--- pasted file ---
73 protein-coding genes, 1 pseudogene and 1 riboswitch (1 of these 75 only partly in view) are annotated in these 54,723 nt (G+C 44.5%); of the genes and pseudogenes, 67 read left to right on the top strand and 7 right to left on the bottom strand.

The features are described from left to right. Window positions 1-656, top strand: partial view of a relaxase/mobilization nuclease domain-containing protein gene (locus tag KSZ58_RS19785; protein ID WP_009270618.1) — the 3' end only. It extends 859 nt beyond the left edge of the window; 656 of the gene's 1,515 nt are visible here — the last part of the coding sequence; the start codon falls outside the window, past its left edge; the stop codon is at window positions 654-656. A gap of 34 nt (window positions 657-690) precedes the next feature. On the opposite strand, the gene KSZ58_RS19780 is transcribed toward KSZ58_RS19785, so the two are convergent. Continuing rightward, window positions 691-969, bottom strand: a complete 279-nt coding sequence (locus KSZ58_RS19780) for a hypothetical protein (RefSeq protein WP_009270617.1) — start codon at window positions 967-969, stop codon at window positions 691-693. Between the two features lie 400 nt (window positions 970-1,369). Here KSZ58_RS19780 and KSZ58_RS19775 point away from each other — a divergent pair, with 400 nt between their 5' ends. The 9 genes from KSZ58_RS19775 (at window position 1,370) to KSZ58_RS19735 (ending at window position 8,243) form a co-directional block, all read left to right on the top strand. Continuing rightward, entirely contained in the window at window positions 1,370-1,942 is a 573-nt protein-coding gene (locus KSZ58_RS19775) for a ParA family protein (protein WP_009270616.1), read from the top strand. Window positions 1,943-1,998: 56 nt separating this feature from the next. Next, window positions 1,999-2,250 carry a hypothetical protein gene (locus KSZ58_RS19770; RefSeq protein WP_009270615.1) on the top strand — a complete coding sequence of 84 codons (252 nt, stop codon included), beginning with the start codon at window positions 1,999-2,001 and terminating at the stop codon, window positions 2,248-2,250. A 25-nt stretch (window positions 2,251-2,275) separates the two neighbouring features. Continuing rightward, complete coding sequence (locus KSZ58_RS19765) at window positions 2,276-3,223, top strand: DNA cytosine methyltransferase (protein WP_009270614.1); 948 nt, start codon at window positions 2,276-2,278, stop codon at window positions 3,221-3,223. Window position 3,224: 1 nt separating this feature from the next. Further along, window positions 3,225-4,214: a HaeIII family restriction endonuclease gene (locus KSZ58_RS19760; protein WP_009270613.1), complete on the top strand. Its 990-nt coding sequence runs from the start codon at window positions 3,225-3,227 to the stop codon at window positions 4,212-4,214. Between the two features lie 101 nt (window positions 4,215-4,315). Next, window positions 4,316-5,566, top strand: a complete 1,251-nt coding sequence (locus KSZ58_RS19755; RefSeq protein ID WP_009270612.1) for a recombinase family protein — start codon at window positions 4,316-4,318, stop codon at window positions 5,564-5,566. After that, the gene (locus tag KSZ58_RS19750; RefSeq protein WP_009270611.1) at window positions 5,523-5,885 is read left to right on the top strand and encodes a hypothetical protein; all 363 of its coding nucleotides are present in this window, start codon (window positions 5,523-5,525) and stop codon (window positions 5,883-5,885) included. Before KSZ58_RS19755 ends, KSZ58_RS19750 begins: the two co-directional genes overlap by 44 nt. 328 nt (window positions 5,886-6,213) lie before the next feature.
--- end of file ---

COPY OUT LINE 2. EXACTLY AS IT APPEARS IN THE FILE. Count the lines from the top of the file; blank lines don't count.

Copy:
The features are described from left to right. Window positions 1-656, top strand: partial view of a relaxase/mobilization nuclease domain-containing protein gene (locus tag KSZ58_RS19785; protein ID WP_009270618.1) — the 3' end only. It extends 859 nt beyond the left edge of the window; 656 of the gene's 1,515 nt are visible here — the last part of the coding sequence; the start codon falls outside the window, past its left edge; the stop codon is at window positions 654-656. A gap of 34 nt (window positions 657-690) precedes the next feature. On the opposite strand, the gene KSZ58_RS19780 is transcribed toward KSZ58_RS19785, so the two are convergent. Continuing rightward, window positions 691-969, bottom strand: a complete 279-nt coding sequence (locus KSZ58_RS19780) for a hypothetical protein (RefSeq protein WP_009270617.1) — start codon at window positions 967-969, stop codon at window positions 691-693. Between the two features lie 400 nt (window positions 970-1,369). Here KSZ58_RS19780 and KSZ58_RS19775 point away from each other — a divergent pair, with 400 nt between their 5' ends. The 9 genes from KSZ58_RS19775 (at window position 1,370) to KSZ58_RS19735 (ending at window position 8,243) form a co-directional block, all read left to right on the top strand. Continuing rightward, entirely contained in the window at window positions 1,370-1,942 is a 573-nt protein-coding gene (locus KSZ58_RS19775) for a ParA family protein (protein WP_009270616.1), read from the top strand. Window positions 1,943-1,998: 56 nt separating this feature from the next. Next, window positions 1,999-2,250 carry a hypothetical protein gene (locus KSZ58_RS19770; RefSeq protein WP_009270615.1) on the top strand — a complete coding sequence of 84 codons (252 nt, stop codon included), beginning with the start codon at window positions 1,999-2,001 and terminating at the stop codon, window positions 2,248-2,250. A 25-nt stretch (window positions 2,251-2,275) separates the two neighbouring features. Continuing rightward, complete coding sequence (locus KSZ58_RS19765) at window positions 2,276-3,223, top strand: DNA cytosine methyltransferase (protein WP_009270614.1); 948 nt, start codon at window positions 2,276-2,278, stop codon at window positions 3,221-3,223. Window position 3,224: 1 nt separating this feature from the next. Further along, window positions 3,225-4,214: a HaeIII family restriction endonuclease gene (locus KSZ58_RS19760; protein WP_009270613.1), complete on the top strand. Its 990-nt coding sequence runs from the start codon at window positions 3,225-3,227 to the stop codon at window positions 4,212-4,214. Between the two features lie 101 nt (window positions 4,215-4,315). Next, window positions 4,316-5,566, top strand: a complete 1,251-nt coding sequence (locus KSZ58_RS19755; RefSeq protein ID WP_009270612.1) for a recombinase family protein — start codon at window positions 4,316-4,318, stop codon at window positions 5,564-5,566. After that, the gene (locus tag KSZ58_RS19750; RefSeq protein WP_009270611.1) at window positions 5,523-5,885 is read left to right on the top strand and encodes a hypothetical protein; all 363 of its coding nucleotides are present in this window, start codon (window positions 5,523-5,525) and stop codon (window positions 5,883-5,885) included. Before KSZ58_RS19755 ends, KSZ58_RS19750 begins: the two co-directional genes overlap by 44 nt. 328 nt (window positions 5,886-6,213) lie before the next feature.